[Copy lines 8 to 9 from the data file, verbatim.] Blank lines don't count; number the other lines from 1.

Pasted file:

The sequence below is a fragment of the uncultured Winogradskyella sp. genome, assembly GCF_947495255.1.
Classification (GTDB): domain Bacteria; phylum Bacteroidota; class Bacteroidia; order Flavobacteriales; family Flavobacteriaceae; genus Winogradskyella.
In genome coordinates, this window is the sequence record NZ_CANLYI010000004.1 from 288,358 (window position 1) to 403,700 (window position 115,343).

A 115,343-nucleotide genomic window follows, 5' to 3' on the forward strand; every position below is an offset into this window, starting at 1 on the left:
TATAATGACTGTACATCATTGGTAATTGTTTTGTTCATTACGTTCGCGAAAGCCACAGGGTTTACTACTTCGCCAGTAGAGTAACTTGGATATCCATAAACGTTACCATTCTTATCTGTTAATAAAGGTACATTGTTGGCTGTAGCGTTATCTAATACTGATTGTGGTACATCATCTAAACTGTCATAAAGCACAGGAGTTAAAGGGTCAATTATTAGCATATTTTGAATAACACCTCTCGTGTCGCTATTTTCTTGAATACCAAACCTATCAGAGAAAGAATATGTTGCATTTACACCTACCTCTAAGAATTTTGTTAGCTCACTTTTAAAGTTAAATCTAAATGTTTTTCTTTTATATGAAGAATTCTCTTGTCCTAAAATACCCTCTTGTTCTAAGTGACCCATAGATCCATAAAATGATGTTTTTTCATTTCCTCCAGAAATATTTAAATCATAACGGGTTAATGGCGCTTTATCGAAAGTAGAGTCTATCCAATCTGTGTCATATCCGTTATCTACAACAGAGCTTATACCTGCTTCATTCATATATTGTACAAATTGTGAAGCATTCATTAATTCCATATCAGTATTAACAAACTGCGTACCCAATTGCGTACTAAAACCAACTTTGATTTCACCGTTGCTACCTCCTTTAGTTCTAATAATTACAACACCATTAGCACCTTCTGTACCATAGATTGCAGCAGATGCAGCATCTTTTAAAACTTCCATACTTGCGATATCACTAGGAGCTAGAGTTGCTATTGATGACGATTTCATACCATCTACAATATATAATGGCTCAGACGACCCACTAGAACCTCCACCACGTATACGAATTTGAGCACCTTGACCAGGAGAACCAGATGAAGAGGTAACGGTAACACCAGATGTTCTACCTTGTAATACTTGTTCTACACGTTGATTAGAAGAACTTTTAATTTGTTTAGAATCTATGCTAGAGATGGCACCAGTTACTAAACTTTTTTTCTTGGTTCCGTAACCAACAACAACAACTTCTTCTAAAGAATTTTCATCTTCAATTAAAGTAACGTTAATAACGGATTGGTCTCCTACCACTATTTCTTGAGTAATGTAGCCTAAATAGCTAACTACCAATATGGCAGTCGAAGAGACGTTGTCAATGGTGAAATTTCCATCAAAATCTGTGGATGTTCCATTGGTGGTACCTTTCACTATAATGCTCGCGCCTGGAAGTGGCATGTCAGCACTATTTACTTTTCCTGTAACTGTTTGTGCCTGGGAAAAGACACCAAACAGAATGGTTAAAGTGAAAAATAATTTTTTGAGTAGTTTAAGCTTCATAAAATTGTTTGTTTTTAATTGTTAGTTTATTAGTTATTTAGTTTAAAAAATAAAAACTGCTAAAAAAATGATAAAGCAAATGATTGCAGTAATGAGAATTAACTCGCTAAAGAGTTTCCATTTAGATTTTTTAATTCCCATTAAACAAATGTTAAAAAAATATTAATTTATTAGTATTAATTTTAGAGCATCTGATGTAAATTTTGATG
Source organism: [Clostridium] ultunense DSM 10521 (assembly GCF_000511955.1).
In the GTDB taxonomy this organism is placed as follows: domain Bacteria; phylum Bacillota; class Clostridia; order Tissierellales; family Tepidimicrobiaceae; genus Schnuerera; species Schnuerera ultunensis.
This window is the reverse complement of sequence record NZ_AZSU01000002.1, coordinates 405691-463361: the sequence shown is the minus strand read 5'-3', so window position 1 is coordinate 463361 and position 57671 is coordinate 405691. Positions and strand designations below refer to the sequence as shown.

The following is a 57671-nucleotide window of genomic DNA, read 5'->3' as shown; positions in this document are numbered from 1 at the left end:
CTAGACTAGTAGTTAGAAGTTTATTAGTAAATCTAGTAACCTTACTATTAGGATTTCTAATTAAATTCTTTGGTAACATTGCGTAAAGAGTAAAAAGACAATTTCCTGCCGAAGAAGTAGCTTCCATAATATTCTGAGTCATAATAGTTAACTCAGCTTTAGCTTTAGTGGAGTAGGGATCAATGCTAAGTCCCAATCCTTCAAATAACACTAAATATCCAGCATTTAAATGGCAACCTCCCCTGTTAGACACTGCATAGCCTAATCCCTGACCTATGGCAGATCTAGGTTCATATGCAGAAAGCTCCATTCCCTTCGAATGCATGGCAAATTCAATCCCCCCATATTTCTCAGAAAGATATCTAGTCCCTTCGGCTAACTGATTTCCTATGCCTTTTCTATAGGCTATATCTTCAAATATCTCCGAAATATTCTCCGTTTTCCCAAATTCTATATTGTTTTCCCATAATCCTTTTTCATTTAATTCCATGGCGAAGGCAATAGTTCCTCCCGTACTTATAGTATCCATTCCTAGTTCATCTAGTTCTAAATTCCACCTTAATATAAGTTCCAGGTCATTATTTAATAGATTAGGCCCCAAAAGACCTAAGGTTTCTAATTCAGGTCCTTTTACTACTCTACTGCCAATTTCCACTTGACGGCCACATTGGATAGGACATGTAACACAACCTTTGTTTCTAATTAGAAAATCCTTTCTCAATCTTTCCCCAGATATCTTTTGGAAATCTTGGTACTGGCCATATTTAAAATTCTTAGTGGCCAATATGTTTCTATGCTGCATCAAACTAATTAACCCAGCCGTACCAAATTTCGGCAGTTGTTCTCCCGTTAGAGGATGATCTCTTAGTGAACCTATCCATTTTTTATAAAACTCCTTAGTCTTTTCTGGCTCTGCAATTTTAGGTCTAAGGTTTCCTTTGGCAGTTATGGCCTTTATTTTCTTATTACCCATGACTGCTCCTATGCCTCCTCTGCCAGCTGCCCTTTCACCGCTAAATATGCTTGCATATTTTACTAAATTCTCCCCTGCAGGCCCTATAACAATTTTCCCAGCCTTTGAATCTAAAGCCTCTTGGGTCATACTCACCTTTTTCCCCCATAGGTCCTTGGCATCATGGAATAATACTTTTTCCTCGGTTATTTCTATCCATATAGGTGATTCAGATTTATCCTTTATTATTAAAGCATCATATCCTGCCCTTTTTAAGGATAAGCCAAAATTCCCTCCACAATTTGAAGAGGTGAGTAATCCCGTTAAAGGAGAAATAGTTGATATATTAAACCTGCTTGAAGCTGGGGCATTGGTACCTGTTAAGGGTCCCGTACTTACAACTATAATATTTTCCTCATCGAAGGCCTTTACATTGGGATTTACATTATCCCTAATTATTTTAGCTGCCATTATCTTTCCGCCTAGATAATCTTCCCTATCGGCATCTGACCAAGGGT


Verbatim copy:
This window is the reverse complement of sequence record NZ_AZSU01000002.1, coordinates 405691-463361: the sequence shown is the minus strand read 5'-3', so window position 1 is coordinate 463361 and position 57671 is coordinate 405691. Positions and strand designations below refer to the sequence as shown.

The following is a 57671-nucleotide window of genomic DNA, read 5'->3' as shown; positions in this document are numbered from 1 at the left end: